CARBON COUNTY (WBRE/WYOU) — New details are emerging Tuesday night in the police investigation into an alleged hate crime in Carbon County. Two brothers say they were brutally assaulted over the weekend because of the color of their skin.
They say they heard one of the attackers say they were looking for the “black kid from Allentown”. The latest on the police investigation Eyewitness News spoke with legal experts about what prosecutors have to do to prove that this was indeed a hate crime.
“I heard people say that some guys were looking for the black kid from Allentown,” assault victim Jayvon McDowell said.
Moments later, 15-year-old Jayvon McDowell and his 20-year-old brother Andre, were assaulted. Andre suffered a broken jaw and other injuries. Jayvon was thrown into a fire pit and suffered third-degree burns. The assault took place Saturday night at a party at a property near Lehighton.
The McDowells say six white men crashed the party and one or more assaulted them. The I-Team has now confirmed from sources close to the investigation that video was taken at that party and police are now reviewing that video.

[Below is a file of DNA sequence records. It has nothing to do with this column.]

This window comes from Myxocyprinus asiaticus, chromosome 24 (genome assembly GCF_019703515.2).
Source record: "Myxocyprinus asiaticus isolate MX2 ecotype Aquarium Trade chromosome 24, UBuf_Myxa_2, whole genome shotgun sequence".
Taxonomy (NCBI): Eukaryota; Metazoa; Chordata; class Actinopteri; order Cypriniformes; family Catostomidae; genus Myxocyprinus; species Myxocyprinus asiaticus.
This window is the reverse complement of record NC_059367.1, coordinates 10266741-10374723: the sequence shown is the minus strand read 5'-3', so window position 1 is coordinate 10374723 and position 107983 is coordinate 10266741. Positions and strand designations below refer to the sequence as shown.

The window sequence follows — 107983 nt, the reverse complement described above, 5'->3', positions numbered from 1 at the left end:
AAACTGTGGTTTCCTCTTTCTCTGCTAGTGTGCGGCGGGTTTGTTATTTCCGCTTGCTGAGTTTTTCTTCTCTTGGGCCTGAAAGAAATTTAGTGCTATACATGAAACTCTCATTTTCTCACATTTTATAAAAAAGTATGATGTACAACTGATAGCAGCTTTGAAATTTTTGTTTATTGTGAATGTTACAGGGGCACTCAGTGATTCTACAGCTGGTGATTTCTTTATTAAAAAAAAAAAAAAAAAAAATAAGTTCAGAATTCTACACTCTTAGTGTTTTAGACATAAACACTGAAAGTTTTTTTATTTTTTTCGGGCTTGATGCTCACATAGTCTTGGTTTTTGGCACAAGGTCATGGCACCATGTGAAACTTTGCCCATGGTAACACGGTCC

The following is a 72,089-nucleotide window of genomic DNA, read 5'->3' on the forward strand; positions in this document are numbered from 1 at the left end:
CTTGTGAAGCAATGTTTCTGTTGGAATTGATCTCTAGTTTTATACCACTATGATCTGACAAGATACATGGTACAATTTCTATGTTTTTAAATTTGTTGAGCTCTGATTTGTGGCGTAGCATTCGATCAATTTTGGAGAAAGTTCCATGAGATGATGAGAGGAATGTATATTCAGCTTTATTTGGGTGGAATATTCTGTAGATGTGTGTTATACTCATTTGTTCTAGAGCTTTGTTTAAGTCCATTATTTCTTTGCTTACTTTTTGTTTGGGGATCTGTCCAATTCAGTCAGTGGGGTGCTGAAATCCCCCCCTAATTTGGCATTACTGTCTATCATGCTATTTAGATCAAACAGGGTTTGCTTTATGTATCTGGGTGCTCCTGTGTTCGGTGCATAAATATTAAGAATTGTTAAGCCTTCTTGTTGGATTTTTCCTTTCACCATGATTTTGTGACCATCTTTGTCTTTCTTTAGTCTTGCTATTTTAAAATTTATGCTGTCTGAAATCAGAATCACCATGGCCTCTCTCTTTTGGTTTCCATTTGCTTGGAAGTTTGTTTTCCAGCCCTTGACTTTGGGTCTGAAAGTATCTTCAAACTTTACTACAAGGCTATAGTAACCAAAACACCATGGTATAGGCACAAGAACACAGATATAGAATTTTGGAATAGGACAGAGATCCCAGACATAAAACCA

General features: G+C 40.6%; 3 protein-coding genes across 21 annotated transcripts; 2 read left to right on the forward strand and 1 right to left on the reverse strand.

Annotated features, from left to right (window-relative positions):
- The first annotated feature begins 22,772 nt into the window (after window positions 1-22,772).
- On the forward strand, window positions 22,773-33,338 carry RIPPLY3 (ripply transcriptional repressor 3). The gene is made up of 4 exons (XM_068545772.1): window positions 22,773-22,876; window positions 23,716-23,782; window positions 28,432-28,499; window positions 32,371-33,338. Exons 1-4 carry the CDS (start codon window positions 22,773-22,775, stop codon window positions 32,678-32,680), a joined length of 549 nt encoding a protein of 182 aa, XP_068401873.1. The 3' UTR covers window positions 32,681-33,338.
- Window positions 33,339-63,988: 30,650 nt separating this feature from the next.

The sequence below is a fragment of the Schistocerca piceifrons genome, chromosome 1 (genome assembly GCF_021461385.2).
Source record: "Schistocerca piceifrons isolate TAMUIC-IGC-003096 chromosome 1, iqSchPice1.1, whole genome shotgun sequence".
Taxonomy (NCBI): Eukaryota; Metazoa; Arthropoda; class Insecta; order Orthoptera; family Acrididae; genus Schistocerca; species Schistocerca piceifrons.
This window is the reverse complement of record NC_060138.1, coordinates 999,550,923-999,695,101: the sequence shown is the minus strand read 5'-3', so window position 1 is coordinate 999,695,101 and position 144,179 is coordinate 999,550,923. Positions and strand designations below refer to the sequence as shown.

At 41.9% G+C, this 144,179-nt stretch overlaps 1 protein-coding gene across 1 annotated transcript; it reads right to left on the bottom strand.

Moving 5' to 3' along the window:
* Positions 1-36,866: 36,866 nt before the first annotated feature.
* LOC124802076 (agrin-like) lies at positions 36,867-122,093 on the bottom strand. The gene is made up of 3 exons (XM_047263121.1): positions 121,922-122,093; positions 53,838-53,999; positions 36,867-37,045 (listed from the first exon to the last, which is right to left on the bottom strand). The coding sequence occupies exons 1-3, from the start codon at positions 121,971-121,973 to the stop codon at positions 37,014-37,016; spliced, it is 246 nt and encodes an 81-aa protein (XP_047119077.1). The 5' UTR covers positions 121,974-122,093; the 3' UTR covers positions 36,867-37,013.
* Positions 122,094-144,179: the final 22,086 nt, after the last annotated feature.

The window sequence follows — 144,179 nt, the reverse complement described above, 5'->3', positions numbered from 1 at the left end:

Partygoers are also being interviewed by detectives, but the question remains: is this a hate crime? Eyewitness News spoke to Tom Marsilio, a former state and county prosecutor. He says the charge of ethnic intimidation would be the appropriate charge here. It would enhance, make the penalties more severe for the other charges such as assault.
“There has to be specific intent of that individual to show hatred or animosity toward a particular class of people,” Marsilio said.
Marsilio says that language used by the perpetrators may not in itself lead to hate crime charges.
“If someone in this particular case is looking for the black kid from Allentown that doesn’t necessarily imply any hatred toward a person of color,” Marsilio said.
Barry Dyller specializes in civil rights cases. He says words have meaning for sure, but the intent is also vital in the big picture.
“So identifying the race or other groups alone with nothing more could very well be just identification and not hate. So all of the other surrounding circumstances would be important to know,” Dyller said.
Eyewitness is told it’s those circumstances that the Mahoning Township Police are right looking at. Again, the actual charge the suspects face is ethnic intimidation. It would increase the penalties for other charges filed in the case. The Carbon County District Attorney Jena Engler will have the final say as to whether this is a hate crime.
The McDowell brothers are undergoing treatment for their injuries. Andre was released from the hospital Monday and is recovering at home.